The Best Non-Stimulant Energy Supplements for Women - Neuropedia

The Best Non-Stimulant Energy Supplements for Women

Women are tired. More than half of women in the U.S. report feeling burnt out from juggling work and home life.​​[1]

So what do you do when your physical and mental energy takes a dive? While getting enough sleep and eating a diet rich in nutrient-dense foods is important, non-stimulant energy supplements may give you that extra boost you need. These supplements increase alertness and lower fatigue in the same way that stimulant drugs like Adderall do, without serious side effects.

Read on for the best non-stimulant energy supplements for women and how to take them.

Non-Stimulant Energy Supplements For Women


Theobromine is a natural stimulant found primarily in the cacao plant. It has a similar structure to caffeine, and both keep you alert by blocking adenosine receptors in the brain.[2] But where too much caffeine can leave you jittery and lead to an energy crash, theobromine provides gentler, longer-lasting energy.[3]

In one study, participants who were given cocoa drinks with varying levels of theobromine reported lower mental fatigue and performed better on mental tasks.[4]

Theobromine supplements contain anywhere between 250-1000 mg [5], or you can add a tablespoon or two of raw cacao powder to a smoothie. Thesis supplements combine theobromine with other proven nootropics that work together to increase physical and mental performance.

Or reach for some dark chocolate (at least 70% cocoa content). Fifty grams of dark chocolate (a little under two squares) contains 250 mg of theobromine [6], plus other energy-boosting ingredients like caffeine.


Iron is a mineral that your body uses to make hemoglobin, the primary protein in your red blood cells that transports oxygen throughout your body, and myoglobin, a protein that carries oxygen to your muscles. This oxygen helps your cells produce energy.

It’s common for women to experience low levels of iron, particularly if they have heavy periods or they’re pregnant.

When you have low levels of iron, your cells don’t get the oxygen they need. If left untreated, low iron may develop into iron deficiency anemia, which can leave you feeling fatigued and mentally tired.[7] [8]

Iron supplements can treat anemia and increase iron levels. The recommended daily amount for women is 18 mg, and 27 mg if you’re pregnant.

If you’re feeling weak and more tired than usual, you may want to get your iron levels checked by your doctor. Taking more than 20 mg of iron when your iron levels are normal could cause stomach pain, nausea, constipation, or vomiting.[9] so it’s best to consult with your doctor before taking iron supplements.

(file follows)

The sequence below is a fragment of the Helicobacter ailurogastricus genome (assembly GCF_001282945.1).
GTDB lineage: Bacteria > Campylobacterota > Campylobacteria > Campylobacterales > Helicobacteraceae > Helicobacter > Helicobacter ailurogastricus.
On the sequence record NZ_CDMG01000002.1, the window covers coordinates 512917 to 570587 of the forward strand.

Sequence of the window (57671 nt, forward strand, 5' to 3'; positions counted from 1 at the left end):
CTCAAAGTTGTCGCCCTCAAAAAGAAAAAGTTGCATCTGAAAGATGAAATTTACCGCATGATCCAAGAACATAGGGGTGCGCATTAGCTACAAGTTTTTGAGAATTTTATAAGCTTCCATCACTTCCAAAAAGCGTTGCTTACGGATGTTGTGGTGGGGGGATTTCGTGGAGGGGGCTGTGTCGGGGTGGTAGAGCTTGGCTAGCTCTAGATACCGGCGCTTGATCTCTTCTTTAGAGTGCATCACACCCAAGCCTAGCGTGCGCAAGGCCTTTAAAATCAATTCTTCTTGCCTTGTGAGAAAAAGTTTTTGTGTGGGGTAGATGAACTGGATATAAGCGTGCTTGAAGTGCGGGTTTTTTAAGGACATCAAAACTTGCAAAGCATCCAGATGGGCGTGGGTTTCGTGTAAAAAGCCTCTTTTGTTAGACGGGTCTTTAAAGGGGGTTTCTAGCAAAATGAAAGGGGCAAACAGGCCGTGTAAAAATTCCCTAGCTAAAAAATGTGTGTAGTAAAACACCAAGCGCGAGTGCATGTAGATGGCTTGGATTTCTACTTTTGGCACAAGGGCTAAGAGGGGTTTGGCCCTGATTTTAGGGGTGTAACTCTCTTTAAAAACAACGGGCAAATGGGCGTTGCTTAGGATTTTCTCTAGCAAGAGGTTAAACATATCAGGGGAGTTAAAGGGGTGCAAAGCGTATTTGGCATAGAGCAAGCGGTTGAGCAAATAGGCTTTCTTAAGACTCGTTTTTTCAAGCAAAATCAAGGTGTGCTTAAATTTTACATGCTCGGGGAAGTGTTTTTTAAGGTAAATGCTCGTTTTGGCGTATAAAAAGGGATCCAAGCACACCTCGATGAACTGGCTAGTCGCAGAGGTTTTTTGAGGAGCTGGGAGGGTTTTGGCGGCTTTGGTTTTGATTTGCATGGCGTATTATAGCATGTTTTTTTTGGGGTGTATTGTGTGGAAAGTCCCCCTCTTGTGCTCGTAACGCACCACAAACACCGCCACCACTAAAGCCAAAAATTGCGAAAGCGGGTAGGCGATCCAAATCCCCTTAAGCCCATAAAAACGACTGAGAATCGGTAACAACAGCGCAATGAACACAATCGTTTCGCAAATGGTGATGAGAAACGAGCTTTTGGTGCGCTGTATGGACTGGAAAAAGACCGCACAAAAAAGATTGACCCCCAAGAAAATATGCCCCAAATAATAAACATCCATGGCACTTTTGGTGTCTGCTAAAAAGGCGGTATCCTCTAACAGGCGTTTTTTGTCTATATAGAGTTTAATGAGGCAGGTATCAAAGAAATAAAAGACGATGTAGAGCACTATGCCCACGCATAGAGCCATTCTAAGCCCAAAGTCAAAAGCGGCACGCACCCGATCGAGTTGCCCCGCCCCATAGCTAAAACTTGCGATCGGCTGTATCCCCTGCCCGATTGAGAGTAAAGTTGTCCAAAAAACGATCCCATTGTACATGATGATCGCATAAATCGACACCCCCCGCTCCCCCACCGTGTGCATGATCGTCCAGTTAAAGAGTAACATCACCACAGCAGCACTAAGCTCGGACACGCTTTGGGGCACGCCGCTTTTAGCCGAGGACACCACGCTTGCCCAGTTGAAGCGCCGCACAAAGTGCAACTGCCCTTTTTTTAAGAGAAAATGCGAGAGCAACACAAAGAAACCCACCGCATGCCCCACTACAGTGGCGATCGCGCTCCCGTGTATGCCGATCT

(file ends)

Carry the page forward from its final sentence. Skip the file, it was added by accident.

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Zynamite is a supplement that contains more than 60% of mangiferin, a powerful antioxidant found in the bark, leaves, root, and fruit of the mango tree.

Zynamite can wake up your brain in a similar way to caffeine, but it produces more sustained energy.[10] Unlike caffeine, which blocks adenosine receptors in the brain, Zynamite inhibits COMT (catechol-O-methyltransferase), an enzyme that degrades dopamine, the neurotransmitter that plays a role in feelings of pleasure and motivation.[11]

Research shows Zynamite can increase reaction time and lower fatigue by strengthening synapses, the connections between brain cells.[12]

Zynamite can be part of supplement blends that are formulated at an appropriate dose alongside ingredients that work together to enhance its effects, like Thesis nootropics.

Vitamin B12

Vitamin B12, also known as cobalamin, is a nutrient that plays a key role in forming red blood cells, creating DNA, and converting food into energy. [hyperlink]

A vitamin B12 deficiency can cause fatigue and weakness, and research shows taking a supplement could increase energy levels. Even if you aren’t deficient, taking a supplement could give you an energy boost. One study found that 10 mcg of vitamin B12 improved mood and mental fatigue. [13]

Women are more likely to be vegetarian or vegan [14], and these diets put you more at risk of a vitamin B12 deficiency.[15]

A blood test can tell you if you’re deficient in B12. If you have low levels, a doctor might prescribe a vitamin B12 injection, which bypasses the digestive system and goes straight to the bloodstream.[16]

If needles make you squeamish, vitamin B12 pills can be just as effective as getting a shot.[17][18]

The recommended daily dosage is 2.4 mcg. Pregnant women need a little more — 2.6 mcg – and if you’re breastfeeding you should strive for 2.8 mcg.[19]

Panax Ginseng

Ginseng is a herb that has been used in Chinese medicine for hundreds of years. One of the most common of the ginseng family is panax ginseng, also known as Asian or Korean ginseng.

Panax ginseng releases important neurotransmitters that influence mood and motivation, namely dopamine and serotonin, in the cerebral cortex.[20]

Studies show panax ginseng could have an energising effect on the brain.[21] In one study, 200 mg of panax ginseng improved mental performance and fatigue in young healthy adults.[22]

Some research suggests ginseng could also increase physical energy and lower physical fatigue by raising energy production in muscles, improving energy metabolism in the heart, and increasing blood flow by dilating blood vessels. But the studies were small, and larger studies are needed to show a clear link between ginseng intake and physical performance.[23]

You can take panax ginseng in pill, powder, or capsule form, or the root can be chewed or used to make tea. Most studies use a dose of 200-400 mg of panax ginseng extract a day.

Look for a supplement that contains a blend of panax ginseng and other nootropics to maximise effects. Go to the Thesis quiz to find your personalized nootropics formula.

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